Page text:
January 31, 2008 Posted by | Africa, Brazil, China, Iran, Iraq, Saudi Arabia | 18 Comments

Saudi Aramco Delays Khursaniyah

It never ceases to amaze me just how quickly people can develop amnesia. Take the case with oil production in Saudi Arabia. A year ago, their production was declining. A number of people argued that this was because they were experiencing an irreversible, involuntary, geological decline. My position was always that the evidence looked to me like they were managing their production to keep oil prices high, and that they had spare production.

By March of 2007, their production had stopped declining, which was supportive of my theory. After all, if their decline was involuntary, how can we explain that production suddenly flat-lined, and remained steady for the next 10 months? Furthermore, in March I said that I expected Saudi to raise their production later in the year when demand picked up.

What happened? Saudi did start to increase production in the fall, and those arguing for the geological decline suddenly developed amnesia. “Well, we always knew that they had some spare capacity.” But my favorite was “We knew Khursaniyah was going to come online in the 4th quarter, and that’s where this production is coming from.” I challenged several people on this claim, asking for evidence that the production increase came from the Khursaniyah startup. The best anyone could come up with was that the new production was coming from Khursaniyah, because where else would it come from (since Saudi had no spare capacity)? This is of course just circular logic, and a prime example of failing to think critically and skeptically about the situation.

Well, today Saudi answered the question on Khursaniyah:

Saudi Aramco Delays Production Start From Khursaniyah

Jan. 3 (Bloomberg) — Saudi Aramco, the world’s largest state- owned oil company, delayed the start of production from its 500,000 barrel-a-day Khursaniyah oil-field project and said it will meet market demand with existing spare capacity.

“Saudi Aramco stands ready to meet market demands with ample spare capacity, including 1 million barrels of Arab Light crude,” the company said in an e-mailed statement today.

Khursaniyah will commence “upon completion of commissioning activities,” Saudi Aramco said. The company didn’t say when production would start, after it missed a December deadline.

But amnesia comes in very handy, and I doubt too many will attach much significance to this, conveniently forgetting that this was their explanation for the 4th quarter Saudi production boost.

I do maintain that extra crude capacity is in very short supply, and will remain so as far out as I can see. While I don’t think oil production has quite peaked, I think increasing demand from India and China will eat up any new production that comes online. Thus, I think the evidence continues to favor Peak Lite – where new production can’t come online fast enough to meet demand.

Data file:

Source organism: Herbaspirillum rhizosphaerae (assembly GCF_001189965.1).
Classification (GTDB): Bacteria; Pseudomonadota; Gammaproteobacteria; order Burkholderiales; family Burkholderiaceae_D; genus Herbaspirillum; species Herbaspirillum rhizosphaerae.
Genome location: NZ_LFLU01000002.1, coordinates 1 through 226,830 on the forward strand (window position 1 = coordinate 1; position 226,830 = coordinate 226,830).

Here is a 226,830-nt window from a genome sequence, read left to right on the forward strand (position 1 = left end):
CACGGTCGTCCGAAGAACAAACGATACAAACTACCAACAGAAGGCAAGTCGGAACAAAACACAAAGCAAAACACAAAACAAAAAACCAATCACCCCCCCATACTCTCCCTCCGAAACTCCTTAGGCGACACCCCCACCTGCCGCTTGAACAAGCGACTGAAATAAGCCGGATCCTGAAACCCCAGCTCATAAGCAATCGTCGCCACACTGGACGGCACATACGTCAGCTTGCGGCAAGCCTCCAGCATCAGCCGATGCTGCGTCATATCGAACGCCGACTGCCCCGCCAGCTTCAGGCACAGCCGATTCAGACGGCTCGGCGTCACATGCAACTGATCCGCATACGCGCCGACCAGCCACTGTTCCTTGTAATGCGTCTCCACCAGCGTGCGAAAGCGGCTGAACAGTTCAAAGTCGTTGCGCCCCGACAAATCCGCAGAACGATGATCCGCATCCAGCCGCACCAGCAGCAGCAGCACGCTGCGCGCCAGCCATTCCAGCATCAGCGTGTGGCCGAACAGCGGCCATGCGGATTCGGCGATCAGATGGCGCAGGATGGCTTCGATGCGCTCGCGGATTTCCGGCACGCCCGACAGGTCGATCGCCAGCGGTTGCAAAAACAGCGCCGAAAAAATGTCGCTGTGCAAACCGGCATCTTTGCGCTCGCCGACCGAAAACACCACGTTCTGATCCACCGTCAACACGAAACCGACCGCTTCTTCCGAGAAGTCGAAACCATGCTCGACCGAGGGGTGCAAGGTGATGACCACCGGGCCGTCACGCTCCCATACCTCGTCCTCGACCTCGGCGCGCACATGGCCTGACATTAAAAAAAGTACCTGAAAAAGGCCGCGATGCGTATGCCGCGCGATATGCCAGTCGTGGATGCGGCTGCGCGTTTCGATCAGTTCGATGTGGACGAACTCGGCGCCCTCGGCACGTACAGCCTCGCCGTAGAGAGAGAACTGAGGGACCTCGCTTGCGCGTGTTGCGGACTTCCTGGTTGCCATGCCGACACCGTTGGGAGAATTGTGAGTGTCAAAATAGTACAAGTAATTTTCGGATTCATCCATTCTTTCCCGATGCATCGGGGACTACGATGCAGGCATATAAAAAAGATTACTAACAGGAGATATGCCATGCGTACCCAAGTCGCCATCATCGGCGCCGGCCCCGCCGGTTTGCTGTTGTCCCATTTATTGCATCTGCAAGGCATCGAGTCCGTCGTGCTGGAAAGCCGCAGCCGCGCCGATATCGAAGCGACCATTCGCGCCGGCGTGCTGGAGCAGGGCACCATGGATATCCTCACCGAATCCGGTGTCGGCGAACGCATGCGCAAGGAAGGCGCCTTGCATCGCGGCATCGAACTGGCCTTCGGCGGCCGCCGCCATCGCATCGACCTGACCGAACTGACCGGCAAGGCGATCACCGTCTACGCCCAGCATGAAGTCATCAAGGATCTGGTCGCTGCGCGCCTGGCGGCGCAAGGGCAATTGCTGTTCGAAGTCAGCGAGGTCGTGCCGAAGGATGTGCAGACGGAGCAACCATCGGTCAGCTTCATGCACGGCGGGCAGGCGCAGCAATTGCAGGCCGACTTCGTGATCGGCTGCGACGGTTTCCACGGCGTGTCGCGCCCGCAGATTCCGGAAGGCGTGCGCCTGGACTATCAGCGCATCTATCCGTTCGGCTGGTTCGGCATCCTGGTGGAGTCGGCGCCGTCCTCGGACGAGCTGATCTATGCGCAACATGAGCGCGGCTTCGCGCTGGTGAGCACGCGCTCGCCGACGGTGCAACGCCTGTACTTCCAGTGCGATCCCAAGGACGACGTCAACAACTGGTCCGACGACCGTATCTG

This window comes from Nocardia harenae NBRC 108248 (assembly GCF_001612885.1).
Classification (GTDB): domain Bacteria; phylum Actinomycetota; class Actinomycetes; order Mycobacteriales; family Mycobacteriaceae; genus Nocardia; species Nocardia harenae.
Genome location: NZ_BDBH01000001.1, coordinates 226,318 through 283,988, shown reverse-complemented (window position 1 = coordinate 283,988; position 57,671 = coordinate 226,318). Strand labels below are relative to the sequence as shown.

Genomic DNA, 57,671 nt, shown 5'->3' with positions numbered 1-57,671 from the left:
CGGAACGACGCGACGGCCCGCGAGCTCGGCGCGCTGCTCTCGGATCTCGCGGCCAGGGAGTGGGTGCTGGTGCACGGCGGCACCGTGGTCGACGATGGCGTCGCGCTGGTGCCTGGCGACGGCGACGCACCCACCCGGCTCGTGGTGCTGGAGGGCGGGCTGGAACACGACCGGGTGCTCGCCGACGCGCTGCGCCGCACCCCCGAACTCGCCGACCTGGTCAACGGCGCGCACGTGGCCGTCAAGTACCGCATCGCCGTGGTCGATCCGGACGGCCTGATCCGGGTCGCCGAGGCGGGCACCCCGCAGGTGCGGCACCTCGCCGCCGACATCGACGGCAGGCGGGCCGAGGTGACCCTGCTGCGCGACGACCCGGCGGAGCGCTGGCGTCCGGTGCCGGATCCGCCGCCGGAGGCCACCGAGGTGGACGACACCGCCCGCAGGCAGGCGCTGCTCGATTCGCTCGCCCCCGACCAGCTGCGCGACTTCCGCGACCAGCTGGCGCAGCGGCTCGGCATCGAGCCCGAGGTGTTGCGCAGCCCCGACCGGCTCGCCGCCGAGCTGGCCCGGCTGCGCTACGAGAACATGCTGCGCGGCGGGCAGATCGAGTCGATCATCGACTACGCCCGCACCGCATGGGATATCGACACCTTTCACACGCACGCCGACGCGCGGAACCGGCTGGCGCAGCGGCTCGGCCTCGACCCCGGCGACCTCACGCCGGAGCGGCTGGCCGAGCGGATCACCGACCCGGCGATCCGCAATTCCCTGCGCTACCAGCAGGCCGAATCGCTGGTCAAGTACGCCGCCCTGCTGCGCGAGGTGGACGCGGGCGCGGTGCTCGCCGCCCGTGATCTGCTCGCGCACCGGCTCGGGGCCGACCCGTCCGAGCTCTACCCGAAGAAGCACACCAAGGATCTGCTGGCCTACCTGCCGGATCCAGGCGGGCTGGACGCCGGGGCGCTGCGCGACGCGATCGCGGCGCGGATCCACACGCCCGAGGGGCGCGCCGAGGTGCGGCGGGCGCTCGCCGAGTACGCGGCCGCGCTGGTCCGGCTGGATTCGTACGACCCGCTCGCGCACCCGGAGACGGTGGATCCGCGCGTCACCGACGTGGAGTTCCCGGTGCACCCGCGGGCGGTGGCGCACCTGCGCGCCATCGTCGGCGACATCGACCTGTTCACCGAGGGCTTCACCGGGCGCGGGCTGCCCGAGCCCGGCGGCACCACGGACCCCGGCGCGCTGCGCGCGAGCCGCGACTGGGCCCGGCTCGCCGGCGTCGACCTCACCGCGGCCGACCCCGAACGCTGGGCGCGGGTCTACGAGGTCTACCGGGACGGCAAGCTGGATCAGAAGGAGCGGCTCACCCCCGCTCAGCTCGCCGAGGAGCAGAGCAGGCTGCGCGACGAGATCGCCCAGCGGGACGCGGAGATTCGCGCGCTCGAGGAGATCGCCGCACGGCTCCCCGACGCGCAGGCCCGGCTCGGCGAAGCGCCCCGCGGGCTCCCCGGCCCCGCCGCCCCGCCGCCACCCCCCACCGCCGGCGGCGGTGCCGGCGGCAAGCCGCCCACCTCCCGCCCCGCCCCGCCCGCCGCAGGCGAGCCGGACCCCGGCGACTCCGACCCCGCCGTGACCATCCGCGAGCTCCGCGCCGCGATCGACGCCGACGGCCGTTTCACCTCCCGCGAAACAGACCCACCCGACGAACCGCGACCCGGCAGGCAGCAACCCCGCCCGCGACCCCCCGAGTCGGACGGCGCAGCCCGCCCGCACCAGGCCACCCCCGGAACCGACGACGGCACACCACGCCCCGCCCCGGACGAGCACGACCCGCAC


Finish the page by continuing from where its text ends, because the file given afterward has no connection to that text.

January 3, 2008 Posted by | oil production, Peak Lite, Peak Oil, Saudi Arabia | 23 Comments

The Bet

Background

In December of 2006, there was a lively discussion at The Oil Drum about what would happen with oil prices in 2007. Although almost everyone felt that oil prices would rise, some argued that oil prices would rise to $100 by the end of 2007. A major reason for this belief was that Saudi Arabian oil production was declining at the time – and many felt like this meant that oil production in Saudi Arabia had peaked.

While I felt that IF Saudi production continued to decline, we would certainly see oil prices go to $100, I didn’t think it likely that they were experiencing involuntary decline. Therefore, I offered to bet $1,000 that we would not see oil reach $100 before the end of 2007. I offered this as a single bet of $1,000, or 10 bets at $100, or anything in between. For a couple of weeks I had no takers, but then on 12/21/06 (incidentally my 40th birthday) I received an e-mail from someone offering to take the entire $1,000 bet.

A bit of negotiation ensued to make sure that we were very clear on terms and definitions. The terms of the bet were: If front month WTI reached $100 at any point in 2007, I would immediately pay off $1,000. If not, then I would collect $1,000 on January 1, 2008. We would not complicate the bet by considering a rising or falling dollar. By January 7, 2007 we had each transferred $1,000 into the PayPal account of Super G at The Oil Drum.

My expectation was not that oil prices wouldn’t go higher. I have invested with the expectation of consistently higher oil prices for the past 5 years. In fact, I predicted to my then boss after oil first crossed $50 that this move was due to fundamental reasons that were not likely to subside. So I am long-term bullish on oil prices. While I didn’t feel that we would see $100 oil in 2007, I could definitely see that threshold being reached in 2008 (and as of now that level has been reached). As a result, I have consistently turned down offers to bet against $100 oil for 2008, even during the summer when oil was still trading in the $60’s (about where it started the year). And I wouldn’t bet against $200 oil for 2010.

My Betting History

I have lost two bets in my life. The first time, I was in the 6th grade, and I lost a quarter betting a friend that my elementary school would win a track meet. I can still remember how I felt when I handed him that quarter. The second time was about 10 years later, and cost me a little more money. I bet my best friend that the Broncos would beat the Redskins in Superbowl XXII. We bet $5 a touchdown, and the Broncos scored a touchdown on their first play from scrimmage. I was feeling pretty good at that point. But it was all downhill from there. The Redskins proceeded to score six unanswered touchdowns, at that time a Superbowl record.